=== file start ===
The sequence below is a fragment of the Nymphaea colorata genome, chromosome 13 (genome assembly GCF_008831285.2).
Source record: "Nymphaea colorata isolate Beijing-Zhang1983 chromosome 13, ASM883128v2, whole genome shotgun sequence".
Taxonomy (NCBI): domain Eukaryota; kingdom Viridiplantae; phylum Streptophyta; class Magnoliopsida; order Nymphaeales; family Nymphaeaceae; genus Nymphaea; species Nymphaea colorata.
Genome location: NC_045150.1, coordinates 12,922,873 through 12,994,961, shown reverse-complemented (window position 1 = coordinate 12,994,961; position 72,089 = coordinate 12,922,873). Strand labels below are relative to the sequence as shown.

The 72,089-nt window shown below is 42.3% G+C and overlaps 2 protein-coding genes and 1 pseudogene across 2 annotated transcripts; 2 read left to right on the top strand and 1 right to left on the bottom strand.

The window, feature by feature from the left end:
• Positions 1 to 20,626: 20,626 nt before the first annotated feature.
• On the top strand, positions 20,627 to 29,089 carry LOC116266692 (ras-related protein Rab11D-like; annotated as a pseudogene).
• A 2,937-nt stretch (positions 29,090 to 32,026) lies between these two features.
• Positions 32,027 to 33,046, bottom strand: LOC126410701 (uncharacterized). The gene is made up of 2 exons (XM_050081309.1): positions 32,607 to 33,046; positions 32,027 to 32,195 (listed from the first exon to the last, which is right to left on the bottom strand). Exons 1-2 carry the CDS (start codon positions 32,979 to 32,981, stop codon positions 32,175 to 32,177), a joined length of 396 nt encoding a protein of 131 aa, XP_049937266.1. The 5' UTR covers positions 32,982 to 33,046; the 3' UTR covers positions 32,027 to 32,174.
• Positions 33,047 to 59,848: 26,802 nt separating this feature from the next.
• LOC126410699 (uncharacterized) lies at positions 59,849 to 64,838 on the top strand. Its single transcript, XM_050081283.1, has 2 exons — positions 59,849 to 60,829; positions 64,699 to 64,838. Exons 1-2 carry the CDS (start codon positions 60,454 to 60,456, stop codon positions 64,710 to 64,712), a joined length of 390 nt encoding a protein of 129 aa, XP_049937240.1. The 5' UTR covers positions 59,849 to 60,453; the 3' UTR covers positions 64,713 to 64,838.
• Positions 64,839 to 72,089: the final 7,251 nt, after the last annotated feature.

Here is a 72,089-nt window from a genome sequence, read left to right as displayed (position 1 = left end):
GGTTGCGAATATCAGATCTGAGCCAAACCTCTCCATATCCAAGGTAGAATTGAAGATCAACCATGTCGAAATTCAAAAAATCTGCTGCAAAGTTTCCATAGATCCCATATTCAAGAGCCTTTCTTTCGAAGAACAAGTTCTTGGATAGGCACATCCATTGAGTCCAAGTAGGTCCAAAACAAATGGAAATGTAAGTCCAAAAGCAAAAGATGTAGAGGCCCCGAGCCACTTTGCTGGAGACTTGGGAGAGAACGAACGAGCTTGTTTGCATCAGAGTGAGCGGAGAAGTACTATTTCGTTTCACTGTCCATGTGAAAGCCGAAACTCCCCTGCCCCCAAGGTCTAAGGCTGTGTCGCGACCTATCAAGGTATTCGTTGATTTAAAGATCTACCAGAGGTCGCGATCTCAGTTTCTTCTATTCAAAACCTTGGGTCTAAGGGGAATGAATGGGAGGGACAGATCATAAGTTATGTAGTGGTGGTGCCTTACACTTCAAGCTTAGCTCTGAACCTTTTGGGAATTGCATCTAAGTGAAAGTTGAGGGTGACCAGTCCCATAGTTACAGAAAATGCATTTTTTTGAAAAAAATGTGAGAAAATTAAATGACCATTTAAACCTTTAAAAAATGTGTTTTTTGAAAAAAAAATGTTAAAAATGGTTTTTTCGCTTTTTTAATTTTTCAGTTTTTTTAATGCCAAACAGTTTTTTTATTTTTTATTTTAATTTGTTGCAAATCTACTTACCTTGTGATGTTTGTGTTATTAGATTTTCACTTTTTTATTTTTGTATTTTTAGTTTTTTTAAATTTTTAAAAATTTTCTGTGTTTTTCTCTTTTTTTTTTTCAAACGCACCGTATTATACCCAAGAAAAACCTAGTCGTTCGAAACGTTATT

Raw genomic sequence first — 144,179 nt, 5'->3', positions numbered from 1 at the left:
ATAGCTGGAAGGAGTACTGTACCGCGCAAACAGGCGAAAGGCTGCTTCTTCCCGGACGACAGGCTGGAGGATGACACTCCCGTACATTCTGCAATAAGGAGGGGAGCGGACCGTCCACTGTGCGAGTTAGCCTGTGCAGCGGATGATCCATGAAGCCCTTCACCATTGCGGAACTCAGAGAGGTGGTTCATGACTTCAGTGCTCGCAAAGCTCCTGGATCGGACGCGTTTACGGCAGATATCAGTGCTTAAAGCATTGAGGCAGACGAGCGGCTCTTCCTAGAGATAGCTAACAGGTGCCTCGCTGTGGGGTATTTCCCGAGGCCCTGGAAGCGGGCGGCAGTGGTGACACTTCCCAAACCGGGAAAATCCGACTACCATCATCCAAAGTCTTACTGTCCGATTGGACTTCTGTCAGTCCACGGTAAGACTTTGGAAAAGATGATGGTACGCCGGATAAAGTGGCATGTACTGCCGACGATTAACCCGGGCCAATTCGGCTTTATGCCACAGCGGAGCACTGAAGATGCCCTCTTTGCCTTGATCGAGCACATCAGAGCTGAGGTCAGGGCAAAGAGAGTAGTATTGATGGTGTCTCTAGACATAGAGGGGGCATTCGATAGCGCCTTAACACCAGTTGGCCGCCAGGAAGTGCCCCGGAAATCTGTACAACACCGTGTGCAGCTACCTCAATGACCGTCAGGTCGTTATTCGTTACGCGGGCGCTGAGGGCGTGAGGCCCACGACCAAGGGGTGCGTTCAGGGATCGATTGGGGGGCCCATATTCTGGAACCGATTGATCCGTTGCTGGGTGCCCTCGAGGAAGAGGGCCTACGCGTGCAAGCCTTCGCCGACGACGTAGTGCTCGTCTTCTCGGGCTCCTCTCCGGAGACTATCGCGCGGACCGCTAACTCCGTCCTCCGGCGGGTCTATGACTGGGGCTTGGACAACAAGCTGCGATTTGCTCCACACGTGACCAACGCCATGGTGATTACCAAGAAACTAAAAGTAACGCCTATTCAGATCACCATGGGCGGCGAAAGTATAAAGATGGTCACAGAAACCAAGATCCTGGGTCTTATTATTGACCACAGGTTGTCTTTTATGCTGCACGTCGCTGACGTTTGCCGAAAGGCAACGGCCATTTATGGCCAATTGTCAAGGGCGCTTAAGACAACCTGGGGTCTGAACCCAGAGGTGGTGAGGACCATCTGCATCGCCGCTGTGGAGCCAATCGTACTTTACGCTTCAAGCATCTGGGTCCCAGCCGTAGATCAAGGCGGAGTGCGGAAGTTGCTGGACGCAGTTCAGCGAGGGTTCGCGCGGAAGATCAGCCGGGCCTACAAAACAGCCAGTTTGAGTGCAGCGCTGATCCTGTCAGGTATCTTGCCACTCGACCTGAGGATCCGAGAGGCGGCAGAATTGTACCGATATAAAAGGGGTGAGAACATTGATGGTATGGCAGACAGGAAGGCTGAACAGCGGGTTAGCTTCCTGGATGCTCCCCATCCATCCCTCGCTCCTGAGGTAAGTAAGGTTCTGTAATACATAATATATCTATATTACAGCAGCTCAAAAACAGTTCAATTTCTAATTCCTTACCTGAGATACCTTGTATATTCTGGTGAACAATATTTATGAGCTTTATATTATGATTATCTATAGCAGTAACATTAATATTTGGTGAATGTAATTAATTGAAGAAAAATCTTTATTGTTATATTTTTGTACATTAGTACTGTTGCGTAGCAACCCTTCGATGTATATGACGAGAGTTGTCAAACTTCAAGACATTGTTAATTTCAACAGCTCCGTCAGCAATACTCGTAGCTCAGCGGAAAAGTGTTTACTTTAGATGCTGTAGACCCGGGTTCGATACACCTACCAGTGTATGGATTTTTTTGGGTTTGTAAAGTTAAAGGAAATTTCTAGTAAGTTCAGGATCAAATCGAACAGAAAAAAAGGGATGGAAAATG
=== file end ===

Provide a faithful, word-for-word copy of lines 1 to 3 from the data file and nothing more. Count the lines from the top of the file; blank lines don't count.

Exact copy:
The sequence below is a fragment of the Nymphaea colorata genome, chromosome 13 (genome assembly GCF_008831285.2).
Source record: "Nymphaea colorata isolate Beijing-Zhang1983 chromosome 13, ASM883128v2, whole genome shotgun sequence".
Taxonomy (NCBI): domain Eukaryota; kingdom Viridiplantae; phylum Streptophyta; class Magnoliopsida; order Nymphaeales; family Nymphaeaceae; genus Nymphaea; species Nymphaea colorata.